|Althought the word nova (plural: novae) is
latin for new a nova is not a new star. It is an existing star that suddenly
brightens by a few hundreds up to a million times by blowing its outer
layers of gas into space. The precise mechanism responsible for the
brightening is not known, but scientists think a novae are part of binary
star systems, consisting of a white dwarf and a red giant. Gas flowing from
the red giant to the white dwarf. Gas reaching the surface of the white
dwarf may trigger nuclear fusion, and the energy released in this process
blows away the outer layer.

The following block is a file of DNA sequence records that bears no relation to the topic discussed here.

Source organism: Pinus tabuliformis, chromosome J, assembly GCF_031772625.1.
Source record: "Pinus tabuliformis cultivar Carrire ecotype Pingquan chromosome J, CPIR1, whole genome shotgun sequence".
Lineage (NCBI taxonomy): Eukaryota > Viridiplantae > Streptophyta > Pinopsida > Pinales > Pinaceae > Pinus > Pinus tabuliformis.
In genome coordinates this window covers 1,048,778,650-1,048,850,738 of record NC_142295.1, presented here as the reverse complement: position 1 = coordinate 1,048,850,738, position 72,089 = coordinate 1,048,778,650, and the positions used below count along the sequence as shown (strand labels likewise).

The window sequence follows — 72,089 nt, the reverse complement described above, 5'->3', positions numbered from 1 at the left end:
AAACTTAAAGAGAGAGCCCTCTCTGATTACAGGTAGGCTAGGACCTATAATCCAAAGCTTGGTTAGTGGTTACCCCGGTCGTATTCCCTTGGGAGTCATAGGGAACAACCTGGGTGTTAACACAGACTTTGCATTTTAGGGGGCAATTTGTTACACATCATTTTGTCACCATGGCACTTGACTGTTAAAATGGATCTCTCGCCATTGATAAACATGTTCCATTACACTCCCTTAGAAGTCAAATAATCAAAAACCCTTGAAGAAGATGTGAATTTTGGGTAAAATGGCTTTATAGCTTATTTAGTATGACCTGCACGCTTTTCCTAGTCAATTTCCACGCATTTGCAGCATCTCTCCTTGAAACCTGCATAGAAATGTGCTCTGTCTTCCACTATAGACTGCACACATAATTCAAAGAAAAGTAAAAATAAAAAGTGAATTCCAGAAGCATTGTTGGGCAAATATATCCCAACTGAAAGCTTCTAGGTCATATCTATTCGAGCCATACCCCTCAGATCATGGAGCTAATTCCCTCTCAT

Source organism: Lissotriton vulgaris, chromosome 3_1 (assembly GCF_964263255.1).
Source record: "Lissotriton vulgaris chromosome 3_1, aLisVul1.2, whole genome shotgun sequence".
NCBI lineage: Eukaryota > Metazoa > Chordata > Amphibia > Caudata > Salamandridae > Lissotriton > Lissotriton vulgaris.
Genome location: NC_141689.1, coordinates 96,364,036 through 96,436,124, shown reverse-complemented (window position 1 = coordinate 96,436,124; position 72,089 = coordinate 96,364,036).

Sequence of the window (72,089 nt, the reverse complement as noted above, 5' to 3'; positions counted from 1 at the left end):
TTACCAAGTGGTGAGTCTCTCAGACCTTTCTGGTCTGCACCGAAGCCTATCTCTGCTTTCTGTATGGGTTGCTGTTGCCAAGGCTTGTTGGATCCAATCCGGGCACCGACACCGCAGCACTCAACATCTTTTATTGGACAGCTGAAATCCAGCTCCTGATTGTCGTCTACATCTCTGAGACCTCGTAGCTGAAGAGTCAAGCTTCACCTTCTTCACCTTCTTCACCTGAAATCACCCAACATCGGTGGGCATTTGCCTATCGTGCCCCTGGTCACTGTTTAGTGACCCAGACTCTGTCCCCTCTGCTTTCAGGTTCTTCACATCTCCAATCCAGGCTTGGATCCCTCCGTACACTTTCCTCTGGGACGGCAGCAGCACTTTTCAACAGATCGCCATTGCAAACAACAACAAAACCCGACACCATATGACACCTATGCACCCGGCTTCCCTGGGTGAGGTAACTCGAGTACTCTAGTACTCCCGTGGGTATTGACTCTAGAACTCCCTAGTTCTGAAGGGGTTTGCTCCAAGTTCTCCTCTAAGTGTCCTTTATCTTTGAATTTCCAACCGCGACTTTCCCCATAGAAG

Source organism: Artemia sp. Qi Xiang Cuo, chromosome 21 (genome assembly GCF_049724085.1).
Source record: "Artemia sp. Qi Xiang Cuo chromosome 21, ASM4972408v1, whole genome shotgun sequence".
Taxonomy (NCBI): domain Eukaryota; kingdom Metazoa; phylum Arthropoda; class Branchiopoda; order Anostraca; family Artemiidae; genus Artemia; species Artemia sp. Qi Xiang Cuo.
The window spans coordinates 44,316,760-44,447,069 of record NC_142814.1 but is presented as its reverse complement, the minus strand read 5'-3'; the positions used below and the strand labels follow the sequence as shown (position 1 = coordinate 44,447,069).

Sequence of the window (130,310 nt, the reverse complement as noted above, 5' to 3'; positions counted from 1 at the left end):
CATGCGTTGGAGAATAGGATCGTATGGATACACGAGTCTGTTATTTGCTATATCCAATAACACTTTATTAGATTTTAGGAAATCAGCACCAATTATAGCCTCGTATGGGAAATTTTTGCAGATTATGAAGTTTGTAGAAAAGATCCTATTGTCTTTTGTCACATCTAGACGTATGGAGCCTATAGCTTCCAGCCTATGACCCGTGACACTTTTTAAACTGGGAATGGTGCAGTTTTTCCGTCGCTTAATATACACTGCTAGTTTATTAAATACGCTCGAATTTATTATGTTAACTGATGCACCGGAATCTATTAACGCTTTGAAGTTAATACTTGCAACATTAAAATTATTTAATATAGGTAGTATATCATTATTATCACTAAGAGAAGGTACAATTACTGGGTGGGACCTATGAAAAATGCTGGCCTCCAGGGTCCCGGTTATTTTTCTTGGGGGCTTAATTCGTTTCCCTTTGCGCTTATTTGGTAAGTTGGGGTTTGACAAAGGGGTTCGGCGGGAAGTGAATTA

The picture on the left shows the most spectacular nova of the past half century, Nova Cygni 1975 in the constellation of the Swan (Cygnus). Discovered on 29 August 1975, it reached magnitude 1.8 a few days later, and remained visible during the first week of September.
The picture is taken on August 30, 1975 at 20:39 GMT, with a Mamiya SLR and 50 mm lens. Exposure time was 30 seconds on Kodak Tri-X. The picture shows that the nova was almost as bright as Deneb (α Cyg), a first magnitude star.
Orion - M42 and Belt stars (January 2006, 30 sec @ ISO800)